Second World War hand fashioned unofficial variant of the Fairbairn-Sykes 3rd Pattern 1st type Fighting Knife, an original issue ‘machine-ground’ 3rd Pattern 1st type non blackened blade, this then fashioned with a privately done curved brass oval guard and fitted with a horn grip, reminiscent of those found on hunting daggers. Complete with a very slightly shorted original leather scabbard - to match the slightly shortened blade - with its ‘blued’ chape, still with two of its four tabs present, inserted into an olive green military webbing belt hanger.
Condition: Generally good consummate with age and usage, the blade very slightly shortened, the scabbard original in part, but then adapted.
The Fairbairn–Sykes fighting knife is a double-edged fighting knife resembling a dagger or poignard with a foil grip developed by William Ewart Fairbaurn and Eric Anthony Sykes in Shanghai based on ideas which the two men had before World War II while serving on the Shanghai Municipal Police in China.
The F-S fighting knife was made famous during World War II when issued to British Commandos, the Airborne Forces, the SAS and many other units, especially for the Normandy landings in June 1944. With its acutely tapered, sharply pointed blade, the F-S fighting knife is frequently described as a stiletto, a weapon optimised for thrusting, although the F-S knife is capable of being used to inflict slash cuts upon an opponent when its cutting edges are sharpened according to specification. The Wilkinson Sword Company made the knife with minor pommel and grip design variations, though a small number of other makers are known to have fulfilled Ministry of Supply quotas, those made by the firm of J. Clarke & Son being an example.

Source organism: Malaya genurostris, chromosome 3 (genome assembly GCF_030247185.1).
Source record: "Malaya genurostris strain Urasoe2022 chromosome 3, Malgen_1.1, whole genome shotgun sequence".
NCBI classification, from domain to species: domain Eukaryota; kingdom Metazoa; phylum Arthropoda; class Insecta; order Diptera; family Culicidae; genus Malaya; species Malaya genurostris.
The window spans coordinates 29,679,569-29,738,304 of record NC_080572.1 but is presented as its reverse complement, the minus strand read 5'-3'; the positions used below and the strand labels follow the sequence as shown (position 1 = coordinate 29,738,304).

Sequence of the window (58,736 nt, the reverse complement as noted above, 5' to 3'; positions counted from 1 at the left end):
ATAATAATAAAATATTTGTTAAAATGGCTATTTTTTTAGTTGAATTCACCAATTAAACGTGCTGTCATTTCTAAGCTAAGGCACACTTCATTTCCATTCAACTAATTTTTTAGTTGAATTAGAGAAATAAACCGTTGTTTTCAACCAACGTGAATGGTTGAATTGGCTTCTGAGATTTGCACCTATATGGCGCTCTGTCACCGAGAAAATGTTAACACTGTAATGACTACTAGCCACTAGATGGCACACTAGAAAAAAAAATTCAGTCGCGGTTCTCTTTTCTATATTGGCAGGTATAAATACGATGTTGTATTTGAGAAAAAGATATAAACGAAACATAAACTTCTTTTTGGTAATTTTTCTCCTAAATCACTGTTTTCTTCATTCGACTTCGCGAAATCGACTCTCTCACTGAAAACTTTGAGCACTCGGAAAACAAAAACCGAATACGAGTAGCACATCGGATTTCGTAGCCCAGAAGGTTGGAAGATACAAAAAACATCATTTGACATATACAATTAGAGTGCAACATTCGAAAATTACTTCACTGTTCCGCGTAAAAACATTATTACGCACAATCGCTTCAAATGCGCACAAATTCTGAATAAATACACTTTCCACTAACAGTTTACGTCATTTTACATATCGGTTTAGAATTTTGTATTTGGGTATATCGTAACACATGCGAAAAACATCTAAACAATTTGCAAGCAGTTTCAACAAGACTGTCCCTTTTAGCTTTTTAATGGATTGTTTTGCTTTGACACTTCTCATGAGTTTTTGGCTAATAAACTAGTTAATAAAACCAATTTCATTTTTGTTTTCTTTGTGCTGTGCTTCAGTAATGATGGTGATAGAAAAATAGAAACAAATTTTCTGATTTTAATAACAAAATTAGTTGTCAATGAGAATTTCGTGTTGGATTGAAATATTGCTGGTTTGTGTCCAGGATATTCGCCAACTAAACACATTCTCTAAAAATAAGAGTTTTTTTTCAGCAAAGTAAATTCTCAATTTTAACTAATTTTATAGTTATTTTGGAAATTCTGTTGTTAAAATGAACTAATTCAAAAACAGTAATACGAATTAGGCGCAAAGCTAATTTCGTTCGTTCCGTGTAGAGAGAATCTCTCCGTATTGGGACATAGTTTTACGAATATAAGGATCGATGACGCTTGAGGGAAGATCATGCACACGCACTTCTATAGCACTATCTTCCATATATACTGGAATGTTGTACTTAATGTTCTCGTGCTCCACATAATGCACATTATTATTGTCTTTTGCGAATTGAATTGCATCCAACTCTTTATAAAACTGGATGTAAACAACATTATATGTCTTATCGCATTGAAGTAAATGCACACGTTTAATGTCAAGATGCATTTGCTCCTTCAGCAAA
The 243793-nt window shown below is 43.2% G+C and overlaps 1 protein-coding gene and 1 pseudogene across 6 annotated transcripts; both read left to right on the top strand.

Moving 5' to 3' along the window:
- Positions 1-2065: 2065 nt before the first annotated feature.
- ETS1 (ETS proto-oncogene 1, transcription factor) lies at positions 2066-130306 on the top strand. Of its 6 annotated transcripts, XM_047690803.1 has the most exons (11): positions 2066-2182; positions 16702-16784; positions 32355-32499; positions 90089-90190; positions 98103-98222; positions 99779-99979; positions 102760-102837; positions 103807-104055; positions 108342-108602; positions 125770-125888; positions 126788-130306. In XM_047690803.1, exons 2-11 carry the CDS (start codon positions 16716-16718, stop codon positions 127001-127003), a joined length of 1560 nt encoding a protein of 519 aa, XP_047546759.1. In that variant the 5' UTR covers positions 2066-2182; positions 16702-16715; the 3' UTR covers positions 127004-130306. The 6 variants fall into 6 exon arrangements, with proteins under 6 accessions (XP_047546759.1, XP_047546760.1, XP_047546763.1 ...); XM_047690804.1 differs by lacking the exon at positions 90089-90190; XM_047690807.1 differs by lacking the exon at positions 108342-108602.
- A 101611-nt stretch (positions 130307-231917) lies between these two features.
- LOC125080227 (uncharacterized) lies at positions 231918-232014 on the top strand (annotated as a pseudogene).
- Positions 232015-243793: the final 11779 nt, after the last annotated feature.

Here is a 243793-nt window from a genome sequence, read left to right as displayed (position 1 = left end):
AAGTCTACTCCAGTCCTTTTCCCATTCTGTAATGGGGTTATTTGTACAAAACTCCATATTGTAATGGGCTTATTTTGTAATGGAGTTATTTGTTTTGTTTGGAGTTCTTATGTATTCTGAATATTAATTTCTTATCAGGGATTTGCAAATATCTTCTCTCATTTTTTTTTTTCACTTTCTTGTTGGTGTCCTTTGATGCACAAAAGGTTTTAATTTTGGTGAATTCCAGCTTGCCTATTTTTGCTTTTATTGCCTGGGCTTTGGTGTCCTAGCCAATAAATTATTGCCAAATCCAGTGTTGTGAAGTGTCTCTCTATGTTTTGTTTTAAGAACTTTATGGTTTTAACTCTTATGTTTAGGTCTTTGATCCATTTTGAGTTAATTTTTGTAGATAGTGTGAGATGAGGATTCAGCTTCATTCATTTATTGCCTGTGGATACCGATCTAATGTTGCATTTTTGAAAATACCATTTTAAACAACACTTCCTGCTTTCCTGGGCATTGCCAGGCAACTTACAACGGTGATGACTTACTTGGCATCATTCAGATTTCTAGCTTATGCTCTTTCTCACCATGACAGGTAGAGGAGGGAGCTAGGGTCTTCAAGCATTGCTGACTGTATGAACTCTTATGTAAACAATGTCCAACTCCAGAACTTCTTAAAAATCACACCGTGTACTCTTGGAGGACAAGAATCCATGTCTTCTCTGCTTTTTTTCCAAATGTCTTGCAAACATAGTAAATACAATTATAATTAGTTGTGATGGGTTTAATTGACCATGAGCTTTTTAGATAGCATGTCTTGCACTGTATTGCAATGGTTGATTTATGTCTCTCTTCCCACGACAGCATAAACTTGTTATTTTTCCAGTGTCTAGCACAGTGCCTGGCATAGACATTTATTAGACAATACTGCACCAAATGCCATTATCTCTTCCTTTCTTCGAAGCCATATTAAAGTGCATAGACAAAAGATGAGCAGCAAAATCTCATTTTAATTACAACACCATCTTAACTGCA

The F-S knife is strongly associated with the British commandos and the US Office of Strategic Services (OSS) and Marine Raiders (who based their issued knife on the Fairbairn-Sykes), among other special forces/clandestine/raiding units. It features in the insignia of the British Royal Marines, the Belgian Commandos, the Dutch Commando Corps, founded in the UK during World War II, and the Australian 1st Commando and 2nd Commando Regiments, and the United States Army Rangers, both founded with the help of the British Commandos. Large numbers of Fairbairn Sykes knives of varying types, including some with wooden grips, were used by the 3rd Canadian Infantry Division that landed on Juno Beach on "D" Day and by the men of the 1st Canadian Parachute Battalion who jumped and fought on the same day. A solid gold F-S fighting knife is part of the commandos' memorial at Westminster Abbey.
The first batch of fifty F-S fighting knives were produced in January 1941 by Wilkinson Sword Ltd after Fairbairn and Sykes had travelled to their factory from the Special Training Centre at Lochailort in November 1940 to discuss their ideas for a fighting knife. In December 2019, a SBS commando in Afghanistan used a FS knife during an ambush by ISIL fighters.